Men who have sex with men (MSM) starting pre-exposure prophylaxis (PrEP) in King County, Washington, which includes Seattle, have sexually transmitted infection (STI) diagnosis rates 20 times greater than the overall local MSM population, aidsmap reports. Evidence as to how starting PrEP may have affected STI rates among this group of men is inconclusive.
Researchers analyzed data on 218 HIV-negative MSM who started Truvada (tenofovir dixoproxil fumarate/emtricitabine) as HIV prevention at a Seattle PrEP clinic between September 2014 and June 2016 and completed a baseline behavioral questionnaire.
Findings were presented at the 2017 Conference on Retroviruses and Opportunistic Infections (CROI) in Seattle.
A total of 108 of the men completed at least one follow-up visit (they were scheduled every three months). Seventy-six of them made the baseline visit as well as three quarterly follow-ups. The men had an average age of 30.6 years.
At each visit the study participants reported on their recent sexual behavior. The researchers collected STI diagnosis data on the participants through a Washington State public health records system.
Compared with records of other HIV-negative MSM in King County, the men in the PrEP study had dramatically higher diagnosis rates. The chlamydia, gonorrhea and syphilis diagnosis rates were a respective 22.6, 20.7 and 4.5 per cumulative 1,000 years among all HIV-negative MSM compared with a respective 539.3, 462.6 and 97.4 per cumulative 1,000 years among the men in the PrEP study. The respective per-cumulative-1,000-years rates of rectal gonorrhea and chlamydia were 14.8 and 8.8 among all HIV-negative MSM and 454.1 and 260.2 among the men in the PrEP study. For symptomatic STIs, specifically urethral gonorrhea and symptomatic syphilis, the respective rates were 6.9 and 3.1 for all HIV-negative MSM and 101.2 and 55.7 for the men in the study.
Reporting on condom use during the previous three months upon entering the PrEP study and a respective three and nine months after starting PrEP, a respective 6 percent, 10 percent and 8 percent reported never using condoms at these points in time.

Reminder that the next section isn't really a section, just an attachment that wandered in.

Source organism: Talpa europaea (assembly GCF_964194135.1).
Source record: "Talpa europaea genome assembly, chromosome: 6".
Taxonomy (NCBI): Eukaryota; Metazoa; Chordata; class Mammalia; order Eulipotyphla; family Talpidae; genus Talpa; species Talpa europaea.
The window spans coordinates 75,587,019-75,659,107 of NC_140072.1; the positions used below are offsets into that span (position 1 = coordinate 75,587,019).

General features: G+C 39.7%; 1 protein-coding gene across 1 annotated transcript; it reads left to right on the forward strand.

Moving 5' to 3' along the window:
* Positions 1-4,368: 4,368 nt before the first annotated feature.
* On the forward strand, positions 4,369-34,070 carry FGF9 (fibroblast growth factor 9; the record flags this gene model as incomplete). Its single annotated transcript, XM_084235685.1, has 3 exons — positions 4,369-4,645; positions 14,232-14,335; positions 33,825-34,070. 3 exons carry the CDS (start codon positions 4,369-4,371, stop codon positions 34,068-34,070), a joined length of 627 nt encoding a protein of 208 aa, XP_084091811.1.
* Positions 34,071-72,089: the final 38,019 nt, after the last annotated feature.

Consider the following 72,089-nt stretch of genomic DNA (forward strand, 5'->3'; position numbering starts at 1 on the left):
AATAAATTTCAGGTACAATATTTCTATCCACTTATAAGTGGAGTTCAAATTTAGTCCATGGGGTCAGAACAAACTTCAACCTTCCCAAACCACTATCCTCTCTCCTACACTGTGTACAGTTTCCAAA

The respective proportion reporting never using condoms for receptive sex at the study’s outset and while on PrEP was 2 percent and 4 percent for sex with HIV-positive partners and 4 percent and 8 percent for sex with HIV-negative partners. The corresponding proportion reporting insertive condomless sex was 2 percent and 6 percent with HIV-positive partners and did not change for HIV-negative partners.
Between a year prior to starting PrEP and the time they started PrEP, the men’s STI diagnosis rates rose significantly. During the three months leading into a year prior to their start on PrEP, a respective 6.5 percent, 10.2 percent and 10.2 percent of the men were diagnosed with chlamydia, gonorrhea and syphilis. The corresponding diagnosis rates during the three months leading into the men’s starting PrEP were 16 percent, 20.4 percent and 12 percent. Between these two time points, the rectal chlamydia rate increased from 4.6 percent and 14.8 percent while the rectal gonorrhea rate increased from 9.3 percent to 13.9 percent.
STI rates moved in varying directions while men were taking PrEP. The diagnosis rates that increased included chlamydia (16.7 percent to 22.2 percent), in particular rectal chlamydia (14.8 percent to 19.4 percent) and urethral gonorrhea (1.9 percent to 5.6 percent). Rates of gonorrhea essentially held steady (20.4 percent to 19.4 percent) and held exactly steady for rectal gonorrhea (13.9 percent). Syphilis rates, on the other hand, fell (12 percent to 6.5 percent) including symptomatic syphilis (7.4 percent to 3.7 percent).
Researchers look to symptomatic STIs to see whether changing diagnosis rates can provide clues as to whether higher testing rates are driving increased diagnosis rates of STIs that tend to be asymptomatic. The fact that the urethral gonorrhea and symptomatic syphilis diagnosis rates went in opposite directions provides conflicting answers for this particular study.
To read the aidsmap article, click here.
To read the King County study abstract, click here.
To read the poster of the King County study, click here.